We will see where the blog takes us, but at this point my suspicions are that biology was fundamental in giving us the machinery for producing speech and almost irrelevant to the content of the speech, i.e., the meaning of what we have to say. I’m not entirely alone in this opinion. For example, the linguist Derek Bickerton writes, “The most crucial thing to grasp about the emergence of symbolic representation is that it must have been primarily a cultural rather than a biological  event.” Bickerton says that it could arise culturally because “the minimal necessary biological equipment was already in place.” I don’t always agree with Bickerton, but at this point we do seem to share common ground.

As a thought experiment: try to imagine what would happen if (a) vervets found themselves in a setting where their innate vocalizations were no longer appropriate to their circumstances, or if (b) a computer programmed to converse in one setting was required to converse in quite a different setting.


Bickerton could be right, but that just removes the question to another domain: how did we get the machinery in the first place? What adaptionist pressures (if we are sticking with an adaptionist account) led to its development? If not for speech (and I am sympathetic here), then for what?

If that's your view, then you aren't far from Chomsky, Hauser & Fitch who clearly stated that they think the basic machinery of language (for them recursion) may have evolved for a purpose other than speech.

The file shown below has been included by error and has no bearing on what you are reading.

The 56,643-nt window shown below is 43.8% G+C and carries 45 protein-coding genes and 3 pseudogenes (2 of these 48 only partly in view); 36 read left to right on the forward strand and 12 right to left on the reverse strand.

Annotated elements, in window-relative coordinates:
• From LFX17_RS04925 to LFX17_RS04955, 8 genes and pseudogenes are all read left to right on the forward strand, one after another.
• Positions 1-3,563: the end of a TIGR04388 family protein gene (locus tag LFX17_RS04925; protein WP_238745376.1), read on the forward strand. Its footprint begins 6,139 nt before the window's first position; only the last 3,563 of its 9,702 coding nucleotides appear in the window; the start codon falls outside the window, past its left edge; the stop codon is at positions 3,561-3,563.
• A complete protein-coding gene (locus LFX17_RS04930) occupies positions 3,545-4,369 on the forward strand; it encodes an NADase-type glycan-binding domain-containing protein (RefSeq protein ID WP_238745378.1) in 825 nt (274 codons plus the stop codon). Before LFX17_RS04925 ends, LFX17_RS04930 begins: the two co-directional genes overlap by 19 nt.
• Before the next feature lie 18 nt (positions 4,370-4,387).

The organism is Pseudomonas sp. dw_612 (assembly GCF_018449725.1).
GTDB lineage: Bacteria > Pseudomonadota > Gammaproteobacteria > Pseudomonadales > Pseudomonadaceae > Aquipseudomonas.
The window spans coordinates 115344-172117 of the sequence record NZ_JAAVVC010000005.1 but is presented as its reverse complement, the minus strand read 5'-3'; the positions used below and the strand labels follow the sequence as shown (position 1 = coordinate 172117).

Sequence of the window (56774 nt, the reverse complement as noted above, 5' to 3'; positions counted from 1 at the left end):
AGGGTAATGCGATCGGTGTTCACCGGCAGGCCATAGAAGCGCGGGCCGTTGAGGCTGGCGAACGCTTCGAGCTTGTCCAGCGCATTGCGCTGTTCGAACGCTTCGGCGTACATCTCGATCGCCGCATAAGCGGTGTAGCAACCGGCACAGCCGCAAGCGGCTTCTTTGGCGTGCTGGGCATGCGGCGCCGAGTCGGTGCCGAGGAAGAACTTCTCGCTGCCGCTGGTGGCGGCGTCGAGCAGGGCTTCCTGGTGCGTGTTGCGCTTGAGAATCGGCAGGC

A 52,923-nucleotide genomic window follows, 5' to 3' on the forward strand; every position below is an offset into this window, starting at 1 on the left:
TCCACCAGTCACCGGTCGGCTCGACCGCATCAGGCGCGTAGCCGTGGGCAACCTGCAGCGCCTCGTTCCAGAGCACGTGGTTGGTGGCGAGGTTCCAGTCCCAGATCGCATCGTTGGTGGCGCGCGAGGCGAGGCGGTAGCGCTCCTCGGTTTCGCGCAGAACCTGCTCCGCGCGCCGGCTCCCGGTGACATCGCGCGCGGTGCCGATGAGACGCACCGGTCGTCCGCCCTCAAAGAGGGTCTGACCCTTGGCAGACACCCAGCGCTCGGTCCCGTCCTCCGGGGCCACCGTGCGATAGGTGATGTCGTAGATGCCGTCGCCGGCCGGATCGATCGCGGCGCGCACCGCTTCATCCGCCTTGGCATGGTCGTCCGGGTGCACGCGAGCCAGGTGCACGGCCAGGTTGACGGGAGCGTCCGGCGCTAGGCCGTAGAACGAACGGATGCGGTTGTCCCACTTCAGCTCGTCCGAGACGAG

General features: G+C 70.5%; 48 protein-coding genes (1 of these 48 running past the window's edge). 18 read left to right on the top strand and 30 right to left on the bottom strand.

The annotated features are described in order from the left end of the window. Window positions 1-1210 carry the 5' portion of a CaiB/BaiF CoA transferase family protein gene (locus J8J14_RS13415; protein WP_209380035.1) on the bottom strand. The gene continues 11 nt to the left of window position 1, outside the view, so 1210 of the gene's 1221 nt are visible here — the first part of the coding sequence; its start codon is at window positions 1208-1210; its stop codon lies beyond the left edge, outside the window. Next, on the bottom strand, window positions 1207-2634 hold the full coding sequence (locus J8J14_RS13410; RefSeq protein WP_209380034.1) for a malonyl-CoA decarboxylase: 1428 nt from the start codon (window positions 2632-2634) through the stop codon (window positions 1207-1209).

BLOGGER: Of course your questions ("how did we get..." etc) are the issues the blog tries to explore.


I'd actually like to suggest that the fundamental evolved characteristic of human cultural learning is replication fidelity, paralleling the mechanisms for genetic replication fidelity in cells. The basic mechanism for copying fidelity of cultural behaviours is scaffolded learning, which is the process by which infants acquire language from their caregivers. It seems likely that this capacity developed early in the evolution of Homo, as it could explain the appearance and extreme conservatism of the Olduwan and Acheulian tool traditions (1m years each with next to no variation).

Another relevant point is that language strata vary at different rates. Articulation can change very rapidly, in generations, as soundings can change without affecting meaning. Lexicogrammar (vocab and syntax) takes longer, centuries to millenia, as words and their patterns directly encode meanings. Discourse semantic patterns seem to be most persistent, perhaps for tens of millenia, as they most directly interface with the ecosocial contexts for which language is adapted. Indeed discourse semantic patterns only seem to change significantly in response to radical ecosocial changes, such as the European colonisation and industrialisation of the last few centuries, in which modern written modes have evolved, in science and adminstrative fields. In contrast, spoken languages of all cultures seem to mean in basically very similar ways, with myriad peripheral variations that tend to attract the attention of linguists.